Mangaluru, Nov 02, 2017 : City Catholics can be seen sprucing up graves and decorating them with flowers at all cemeteries in Mangaluru as part of the traditional observances for the All Souls Day, today November 2, Thursday.
November 2 of every year, more than say 5 lakh Catholics in undivided Dakshina Kannada (Udupi) dedicate the day in prayer and remember their departed family members particularly. The Day commences with all Churches holding a solemn masses. After Mass, the faithful participate in special blessings of graves, standing by the graves, to honour the dead. This day is considered an expression of a lifelong bond and also as a mark of gratitude to the near and dear ones for giving their progeny the gift of life and a good future.
What makes the Day of the Dead unique in coastal belt is some of the traditions followed from age old hertege practices from generation to generation. Till date in some of the ancient houses, a day before the All Souls Day, the cauldron (Bann in Konkani) which is used to heat water for a bath is cleaned and it is filled and heated in the early morning, next day. It is believed that ancestors who are no more, would visit family members, have a bath and spend the day with them.
A special breakfast, lunch and dinner is prepared on that day. For breakfast, a type of dosa with sweet liquid made of coconut milk and jaggery is served to all family members and the lunch menu includes boiled rice, special fish/meat curry, staple food of the coastal Konkani Christian community.
More Catholics consider cremation due burial space shortage :
The non-availability of burial space in cemeteries in churches under the Mangaluru Diocese is making people opt for cremation instead of burial. Cremation has been allowed by the Holy See (Vatican City) since 1963 and Pope Francis has stressed this in the Congregation for the Doctrine of the Faith issued last year.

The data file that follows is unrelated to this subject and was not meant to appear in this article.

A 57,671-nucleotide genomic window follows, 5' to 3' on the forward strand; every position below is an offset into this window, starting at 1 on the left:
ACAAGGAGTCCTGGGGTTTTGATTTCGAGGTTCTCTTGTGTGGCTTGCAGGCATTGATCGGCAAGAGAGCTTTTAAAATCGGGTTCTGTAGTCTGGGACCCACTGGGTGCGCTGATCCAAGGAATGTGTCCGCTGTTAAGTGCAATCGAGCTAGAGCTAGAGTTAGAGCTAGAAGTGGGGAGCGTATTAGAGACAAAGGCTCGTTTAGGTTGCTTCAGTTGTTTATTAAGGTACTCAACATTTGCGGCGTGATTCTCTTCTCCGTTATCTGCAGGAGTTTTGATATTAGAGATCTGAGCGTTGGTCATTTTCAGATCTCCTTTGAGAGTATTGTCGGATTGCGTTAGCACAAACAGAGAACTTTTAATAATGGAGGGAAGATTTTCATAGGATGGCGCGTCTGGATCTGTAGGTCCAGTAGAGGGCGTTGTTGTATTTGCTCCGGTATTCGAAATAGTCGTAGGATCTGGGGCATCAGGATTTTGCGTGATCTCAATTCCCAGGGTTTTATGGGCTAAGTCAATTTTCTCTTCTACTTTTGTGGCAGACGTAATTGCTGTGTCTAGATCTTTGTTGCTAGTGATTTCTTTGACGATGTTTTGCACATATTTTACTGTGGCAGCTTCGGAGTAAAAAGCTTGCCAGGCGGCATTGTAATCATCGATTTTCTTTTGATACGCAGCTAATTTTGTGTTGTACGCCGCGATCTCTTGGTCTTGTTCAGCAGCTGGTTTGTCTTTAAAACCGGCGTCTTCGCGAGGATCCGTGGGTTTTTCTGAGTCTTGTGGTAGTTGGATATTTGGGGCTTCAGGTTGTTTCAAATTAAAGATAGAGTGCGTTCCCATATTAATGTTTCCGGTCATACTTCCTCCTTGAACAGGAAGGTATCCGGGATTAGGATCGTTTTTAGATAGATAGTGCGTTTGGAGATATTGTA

According to the new guidelines, burial is still preferred, but cremation is an option. However, cremation comes with some riders which mandate that the ashes must be kept intact, just like one would treat a body. The ashes may not be separated, scattered or thrown into rivers. Instead, they should remain in a proper vessel in a proper place, such as a cemetery or a church.
As many as five people have opted for cremation instead of burial under the Mangaluru Diocese so far and the number is increasing. However, the majority still opts for burial. Death is considered one of the most important of the three rituals that dominate a Christian’s life, along with christening and marriage/ordination ceremonies.
Cremation is chosen due to lack of space in cemeteries and one needs approval from the parish priest. Sources said that in Mangaluru, many Catholics opt for permanent tombs and this can be seen in most churches. "One reserves space in a cemetery by paying amounts ranging from Rs 50,000 to Rs 1 lakh. Three people can be laid to rest in the same place and it’s a permanent structure. As a result there’s no space left for others. Some churches like Cascia and Rosario have burial ground in Nandigudde and one church in Derebail has gone for a concrete vault system. Meanwhile, newly constructed churches have no reserved space for a cemetery. In such cases, burial is held in the parent church," explained sources. Earlier, the prominent, rich and powerful, as well as priests and nuns were buried inside the church instead of the cemetery. Such tombs can be seen even today in older churches in undivided Dakshina Kannada.
’Udupi diocese has given up tomb system’ : Udupi Diocese, which was formed in 2012, has said no to permanent tombs. "This was one of the biggest challenges I faced after I took over the diocese. With continued efforts and awareness, 80 per cent of people in all churches have agreed voluntarily for a normal burial. This will help others and solve the land issue," said Dr Gerald Isaac Lobo, bishop, Udupi Diocese. He said people have been donating money required to construct permanent tombs towards charity or educational causes. Of late, Catholics in Udupi are going in for cadaver donation to medical colleges.
Vatican guidelines of October, 2016 : * Cremation permitted in Catholic Church since 1963. * Burial still preferred, but cremation is an option. * After cremation, their ashes must be kept intact; they may not be separated or scattered and must be kept in cemetery or church